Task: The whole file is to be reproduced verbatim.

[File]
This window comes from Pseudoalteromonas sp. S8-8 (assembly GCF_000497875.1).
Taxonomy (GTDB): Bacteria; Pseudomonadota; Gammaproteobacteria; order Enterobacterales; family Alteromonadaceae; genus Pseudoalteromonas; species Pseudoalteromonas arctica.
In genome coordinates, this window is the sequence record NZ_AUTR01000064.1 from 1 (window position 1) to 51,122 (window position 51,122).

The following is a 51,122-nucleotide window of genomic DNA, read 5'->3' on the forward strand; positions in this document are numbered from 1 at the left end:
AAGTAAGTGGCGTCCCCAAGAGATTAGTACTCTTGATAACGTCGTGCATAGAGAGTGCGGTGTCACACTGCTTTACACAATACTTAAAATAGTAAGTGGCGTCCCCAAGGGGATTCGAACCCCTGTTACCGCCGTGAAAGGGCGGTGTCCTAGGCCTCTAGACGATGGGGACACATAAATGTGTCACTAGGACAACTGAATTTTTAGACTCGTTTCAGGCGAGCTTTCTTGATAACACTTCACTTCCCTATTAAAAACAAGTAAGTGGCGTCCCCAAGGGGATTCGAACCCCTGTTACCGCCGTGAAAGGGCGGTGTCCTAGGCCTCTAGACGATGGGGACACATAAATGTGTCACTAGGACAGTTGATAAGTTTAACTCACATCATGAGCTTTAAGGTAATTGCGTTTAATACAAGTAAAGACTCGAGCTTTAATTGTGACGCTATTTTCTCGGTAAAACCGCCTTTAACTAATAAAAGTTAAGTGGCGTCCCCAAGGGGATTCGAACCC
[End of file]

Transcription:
This window comes from Pseudoalteromonas sp. S8-8 (assembly GCF_000497875.1).
Taxonomy (GTDB): Bacteria; Pseudomonadota; Gammaproteobacteria; order Enterobacterales; family Alteromonadaceae; genus Pseudoalteromonas; species Pseudoalteromonas arctica.
In genome coordinates, this window is the sequence record NZ_AUTR01000064.1 from 1 (window position 1) to 51,122 (window position 51,122).

The following is a 51,122-nucleotide window of genomic DNA, read 5'->3' on the forward strand; positions in this document are numbered from 1 at the left end:
AAGTAAGTGGCGTCCCCAAGAGATTAGTACTCTTGATAACGTCGTGCATAGAGAGTGCGGTGTCACACTGCTTTACACAATACTTAAAATAGTAAGTGGCGTCCCCAAGGGGATTCGAACCCCTGTTACCGCCGTGAAAGGGCGGTGTCCTAGGCCTCTAGACGATGGGGACACATAAATGTGTCACTAGGACAACTGAATTTTTAGACTCGTTTCAGGCGAGCTTTCTTGATAACACTTCACTTCCCTATTAAAAACAAGTAAGTGGCGTCCCCAAGGGGATTCGAACCCCTGTTACCGCCGTGAAAGGGCGGTGTCCTAGGCCTCTAGACGATGGGGACACATAAATGTGTCACTAGGACAGTTGATAAGTTTAACTCACATCATGAGCTTTAAGGTAATTGCGTTTAATACAAGTAAAGACTCGAGCTTTAATTGTGACGCTATTTTCTCGGTAAAACCGCCTTTAACTAATAAAAGTTAAGTGGCGTCCCCAAGGGGATTCGAACCC